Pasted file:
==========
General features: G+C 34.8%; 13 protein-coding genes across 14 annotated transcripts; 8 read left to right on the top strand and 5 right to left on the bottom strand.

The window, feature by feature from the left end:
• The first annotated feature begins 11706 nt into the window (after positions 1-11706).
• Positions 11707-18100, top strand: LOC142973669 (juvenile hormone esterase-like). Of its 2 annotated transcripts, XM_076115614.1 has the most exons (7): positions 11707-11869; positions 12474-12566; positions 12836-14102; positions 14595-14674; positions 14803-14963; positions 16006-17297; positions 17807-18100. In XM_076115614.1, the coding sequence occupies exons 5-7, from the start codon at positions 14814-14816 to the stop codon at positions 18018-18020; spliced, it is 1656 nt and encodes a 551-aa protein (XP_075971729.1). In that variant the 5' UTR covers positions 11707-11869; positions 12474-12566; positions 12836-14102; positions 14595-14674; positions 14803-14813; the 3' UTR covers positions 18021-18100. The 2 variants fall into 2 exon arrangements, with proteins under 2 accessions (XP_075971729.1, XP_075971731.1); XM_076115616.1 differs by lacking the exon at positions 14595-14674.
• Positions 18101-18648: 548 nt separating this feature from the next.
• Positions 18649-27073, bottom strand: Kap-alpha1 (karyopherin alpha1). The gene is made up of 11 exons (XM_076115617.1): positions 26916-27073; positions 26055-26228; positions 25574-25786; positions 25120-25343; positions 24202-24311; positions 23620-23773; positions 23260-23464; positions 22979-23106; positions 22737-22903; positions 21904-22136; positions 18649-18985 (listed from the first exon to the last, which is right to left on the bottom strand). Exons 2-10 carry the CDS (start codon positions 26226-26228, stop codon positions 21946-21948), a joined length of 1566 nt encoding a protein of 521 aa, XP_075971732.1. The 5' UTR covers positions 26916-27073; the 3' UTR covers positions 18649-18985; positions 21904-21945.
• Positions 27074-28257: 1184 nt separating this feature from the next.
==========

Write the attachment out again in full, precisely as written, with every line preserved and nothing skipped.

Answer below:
General features: G+C 34.8%; 13 protein-coding genes across 14 annotated transcripts; 8 read left to right on the top strand and 5 right to left on the bottom strand.

The window, feature by feature from the left end:
• The first annotated feature begins 11706 nt into the window (after positions 1-11706).
• Positions 11707-18100, top strand: LOC142973669 (juvenile hormone esterase-like). Of its 2 annotated transcripts, XM_076115614.1 has the most exons (7): positions 11707-11869; positions 12474-12566; positions 12836-14102; positions 14595-14674; positions 14803-14963; positions 16006-17297; positions 17807-18100. In XM_076115614.1, the coding sequence occupies exons 5-7, from the start codon at positions 14814-14816 to the stop codon at positions 18018-18020; spliced, it is 1656 nt and encodes a 551-aa protein (XP_075971729.1). In that variant the 5' UTR covers positions 11707-11869; positions 12474-12566; positions 12836-14102; positions 14595-14674; positions 14803-14813; the 3' UTR covers positions 18021-18100. The 2 variants fall into 2 exon arrangements, with proteins under 2 accessions (XP_075971729.1, XP_075971731.1); XM_076115616.1 differs by lacking the exon at positions 14595-14674.
• Positions 18101-18648: 548 nt separating this feature from the next.
• Positions 18649-27073, bottom strand: Kap-alpha1 (karyopherin alpha1). The gene is made up of 11 exons (XM_076115617.1): positions 26916-27073; positions 26055-26228; positions 25574-25786; positions 25120-25343; positions 24202-24311; positions 23620-23773; positions 23260-23464; positions 22979-23106; positions 22737-22903; positions 21904-22136; positions 18649-18985 (listed from the first exon to the last, which is right to left on the bottom strand). Exons 2-10 carry the CDS (start codon positions 26226-26228, stop codon positions 21946-21948), a joined length of 1566 nt encoding a protein of 521 aa, XP_075971732.1. The 5' UTR covers positions 26916-27073; the 3' UTR covers positions 18649-18985; positions 21904-21945.
• Positions 27074-28257: 1184 nt separating this feature from the next.